Now We Are Six: Hopes For My Youngest Girl On Her Birthday

Now We Are Six: Hopes For My Youngest Girl On Her Birthday

For the third time, I have a daughter turning six.  Each girl’s life at the time of her sixth birthday is imprinted in my mind.

When my oldest daughter turned six, we were two months into reuniting with her birth family. She started kindergarten the week of her sixth birthday, and she was one of the tallest, strongest kids in her class. She seemed much older than her peers — some a full head shorter than she — and had all the advantages of being a fall baby, never blinking an eye about separating from me as she walked into school.

My middle daughter came into her own at age six. After five years of fragility, she emerged from the cocoon of her own body around the time of her sixth birthday, finally eating and running and playing as a child her age should do.  It was a triumphant time, a celebration of her metamorphosis.

And now my baby is turning six.  A summer baby, she was one of the youngest in her kindergarten class. From the first day of school in August up until the very last day of school in June, my littlest girl clung to me at drop-off, reluctant to separate. Her suffocating clinginess is at odds with her outgoing personality, her exuberant laugh, and her penchant for creating philosophical videos about life and equality.

She loves to dance and sing and skate, but a paralyzing sense of fear keeps her from participating in nearly half of her performances and recitals. Our friends and family are always surprised by the persistent grip of her fear, and on those occasions when she actually gets on the ice rink or the stage, she radiates confidence.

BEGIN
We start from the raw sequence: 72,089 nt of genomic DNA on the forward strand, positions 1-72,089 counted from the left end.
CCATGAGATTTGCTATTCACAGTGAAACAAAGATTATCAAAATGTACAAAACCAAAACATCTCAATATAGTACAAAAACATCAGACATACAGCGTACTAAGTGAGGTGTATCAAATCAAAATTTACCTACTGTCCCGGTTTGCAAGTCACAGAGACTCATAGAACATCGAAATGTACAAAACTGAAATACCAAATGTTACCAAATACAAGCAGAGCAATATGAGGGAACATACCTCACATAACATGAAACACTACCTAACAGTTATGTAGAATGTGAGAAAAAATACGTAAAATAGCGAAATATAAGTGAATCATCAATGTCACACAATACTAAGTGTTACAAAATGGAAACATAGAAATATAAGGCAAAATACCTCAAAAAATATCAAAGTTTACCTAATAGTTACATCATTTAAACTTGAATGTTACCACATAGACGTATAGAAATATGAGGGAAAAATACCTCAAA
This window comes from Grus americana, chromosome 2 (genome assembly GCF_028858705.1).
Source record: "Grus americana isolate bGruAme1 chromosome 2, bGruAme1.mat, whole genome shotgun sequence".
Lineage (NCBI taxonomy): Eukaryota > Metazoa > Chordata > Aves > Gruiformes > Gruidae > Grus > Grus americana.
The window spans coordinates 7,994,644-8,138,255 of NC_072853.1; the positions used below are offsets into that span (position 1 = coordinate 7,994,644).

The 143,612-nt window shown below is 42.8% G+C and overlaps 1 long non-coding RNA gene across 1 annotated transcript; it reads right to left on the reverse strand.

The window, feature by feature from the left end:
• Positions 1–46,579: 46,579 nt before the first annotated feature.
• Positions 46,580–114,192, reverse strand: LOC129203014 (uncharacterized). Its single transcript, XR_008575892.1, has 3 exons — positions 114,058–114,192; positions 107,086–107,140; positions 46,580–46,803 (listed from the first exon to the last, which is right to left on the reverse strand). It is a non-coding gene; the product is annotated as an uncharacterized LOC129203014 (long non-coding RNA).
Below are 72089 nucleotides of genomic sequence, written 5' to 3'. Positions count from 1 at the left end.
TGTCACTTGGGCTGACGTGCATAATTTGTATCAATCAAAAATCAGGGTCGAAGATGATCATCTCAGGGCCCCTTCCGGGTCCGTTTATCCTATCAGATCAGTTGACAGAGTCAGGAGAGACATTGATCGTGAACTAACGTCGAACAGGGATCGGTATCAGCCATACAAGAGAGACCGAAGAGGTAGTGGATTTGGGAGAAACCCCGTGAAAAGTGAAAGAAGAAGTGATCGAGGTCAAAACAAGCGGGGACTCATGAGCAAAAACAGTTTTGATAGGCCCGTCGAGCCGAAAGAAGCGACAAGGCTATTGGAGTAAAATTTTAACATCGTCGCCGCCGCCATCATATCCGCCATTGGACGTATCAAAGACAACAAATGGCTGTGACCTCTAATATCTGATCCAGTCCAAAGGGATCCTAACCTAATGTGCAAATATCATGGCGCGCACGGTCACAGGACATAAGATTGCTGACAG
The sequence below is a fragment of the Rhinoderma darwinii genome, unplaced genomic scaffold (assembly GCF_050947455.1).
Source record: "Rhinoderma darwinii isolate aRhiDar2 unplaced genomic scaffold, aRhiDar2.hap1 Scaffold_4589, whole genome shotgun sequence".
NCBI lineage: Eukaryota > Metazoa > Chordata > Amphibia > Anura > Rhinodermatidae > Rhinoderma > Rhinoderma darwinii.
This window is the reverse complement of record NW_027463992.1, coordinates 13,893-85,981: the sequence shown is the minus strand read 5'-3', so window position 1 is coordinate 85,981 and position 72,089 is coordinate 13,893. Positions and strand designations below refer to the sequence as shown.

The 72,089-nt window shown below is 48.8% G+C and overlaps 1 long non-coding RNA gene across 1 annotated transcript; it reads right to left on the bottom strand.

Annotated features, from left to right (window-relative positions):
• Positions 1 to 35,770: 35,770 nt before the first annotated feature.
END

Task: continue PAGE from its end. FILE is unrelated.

So much has changed within my youngest girl during the completion of her sixth year of life.  In many ways, she has gained skills that mark her transition from little kid to big kid. She went from actively decrying literacy into reading in both English and Spanish. She went from barely swimming to easily covering the length of the whole pool, a tiny wriggly fish in the water. For the first time in almost thirteen years, I do not need to be physically attached to one of my children in the water, a sensation as freeing as it is unsettling.

Although tiny, my new six-year-old is not a pushover, and nobody can bulldoze her into doing something she doesn’t want to do. This stubborn tenacity can work against us, but it also serves her well. Older and bigger kids do not get the better of her, even when they try to use their size to swing her influence. She is a strange combination of impossibly brave and timid all at once.

An empathetic soul, my littlest girl feels the pain and joy of others acutely. One day, a little boy in her kindergarten class was crying, and she told me, “Mama, my eyes started watering, too. I couldn’t stand to see him crying.” Sometimes, her empathy is so strong that it incapacitates her. She has been known to sob uncontrollably when her sisters are upset or when she watches a sad movie, to the point that we need to distract her from the pain of others. But there is a lighthearted component to her excess of empathy; she will burst into gales of laughter by merely watching others playing and having fun.  A contagious giggler.